Having a strong core helps you avoid injuries that could be caused to single muscle groups that might be over exerted by trying to maintain balance during aggressive exercise. For example, snowboarding relies heavily on the calves for balance, and having a strong core can reduce some of this strain.

Strengthening your core also teaches you how your body and muscles work together, and can help improve your ability to work as a single unit instead of trying to control a bunch of different muscle groups simultaneously.

Planks also help build endurance of these muscle groups, so you’re able to maintain balance in physically exhausting situations for longer times.

Performing endurance feats like planking also carry with them a very trying mental aspect. Many people say that half of a workout is in your mind, and the plank is great proof of this – many people can hold a plank for much longer than they believe that they can, but they give up too soon. Doing regular plank training, and continuing to motivate yourself to hold a full plank, can have incredible benefits for your focus and concentration. 

If you’re able to hold focus during an intense exercise like a plank, imagine how easy it will be for you to focus on other tasks!

5. Planks improve your flexibility

Unlike some exercises that simply improve the strength of your muscles, planks offer a versatile range of benefits – not the least of which is improving your flexibility.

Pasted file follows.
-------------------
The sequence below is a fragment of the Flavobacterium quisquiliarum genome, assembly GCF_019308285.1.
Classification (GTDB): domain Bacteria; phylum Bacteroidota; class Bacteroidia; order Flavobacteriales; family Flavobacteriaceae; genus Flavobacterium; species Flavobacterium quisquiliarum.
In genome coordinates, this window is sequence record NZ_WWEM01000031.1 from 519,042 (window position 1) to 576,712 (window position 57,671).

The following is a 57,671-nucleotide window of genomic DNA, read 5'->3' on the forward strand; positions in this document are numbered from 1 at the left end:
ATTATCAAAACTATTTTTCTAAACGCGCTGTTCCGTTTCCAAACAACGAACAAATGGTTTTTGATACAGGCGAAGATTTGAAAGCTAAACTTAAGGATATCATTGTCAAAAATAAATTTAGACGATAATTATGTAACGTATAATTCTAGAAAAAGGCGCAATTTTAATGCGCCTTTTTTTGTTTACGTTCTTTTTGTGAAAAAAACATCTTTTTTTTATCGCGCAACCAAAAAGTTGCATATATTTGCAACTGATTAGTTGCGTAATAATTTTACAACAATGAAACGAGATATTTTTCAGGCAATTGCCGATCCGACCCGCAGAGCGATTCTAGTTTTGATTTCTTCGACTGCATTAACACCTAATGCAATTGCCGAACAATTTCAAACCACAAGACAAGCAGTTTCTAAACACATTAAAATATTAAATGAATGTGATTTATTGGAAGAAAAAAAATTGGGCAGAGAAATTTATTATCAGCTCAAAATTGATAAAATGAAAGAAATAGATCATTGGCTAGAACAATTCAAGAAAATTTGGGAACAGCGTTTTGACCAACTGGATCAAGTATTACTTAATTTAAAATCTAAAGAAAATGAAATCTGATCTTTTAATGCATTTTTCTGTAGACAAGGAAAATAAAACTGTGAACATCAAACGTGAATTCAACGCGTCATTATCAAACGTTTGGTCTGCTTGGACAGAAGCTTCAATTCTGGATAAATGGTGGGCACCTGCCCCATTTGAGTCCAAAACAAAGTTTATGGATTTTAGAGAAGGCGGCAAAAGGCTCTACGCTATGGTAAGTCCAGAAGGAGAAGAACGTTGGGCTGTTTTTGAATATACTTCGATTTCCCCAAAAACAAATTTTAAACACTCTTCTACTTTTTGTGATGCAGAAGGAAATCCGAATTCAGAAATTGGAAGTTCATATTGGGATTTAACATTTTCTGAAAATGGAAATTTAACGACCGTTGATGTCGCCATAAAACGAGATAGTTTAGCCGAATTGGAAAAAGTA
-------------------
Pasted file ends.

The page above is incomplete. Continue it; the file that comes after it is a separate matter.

Planks make your posterior muscle groups – not just your glutes, but all of the muscle groups in the back of your body -much more flexible. These include the muscles around your shoulders and your collarbone area, and your shoulder blades themselves. These muscle areas will grow and stretch with continued planking, which is great because these areas are often neglected during many traditional exercise routines.

The plank is an important pose in many yoga routines. Yoga is a great form of exercise for people hoping to build core strength and improve flexibility, the the plank being considered a core element of many yoga training routines indicates just how beneficial it can be not just for your core, but for your flexibility as well.
Side planks, a variation we will discuss later, allow you to stretch out your sides, improving flexibility from the hip area.

A tip for enhancing the flexibility bonus you’ll gain from planking is to do a rocking plank,again, discussed in detail later. Once you’re in the plank pose, rock your body back and forth by moving your toes a little bit in either direction.

6. Planking will improve your metabolism

Planking burns more calories, when done every day, than other core exercises like situps.  More importantly, planks help strengthen massive muscle groups in your body. Having strong muscles means you burn more calories, even when you’re at rest. This makes planks crucial for people who work in offices or other jobs that aren’t very active. If you have good, strong muscles on your body, you will be able to burn calories more effectively and be less at risk for gaining extra weight.

On top of that, having strong muscles means you burn even more calories when you’re exercising, even if this exercise is simply walking to work or school in the mornings. It also means that you’ll burn more calories in your sleep!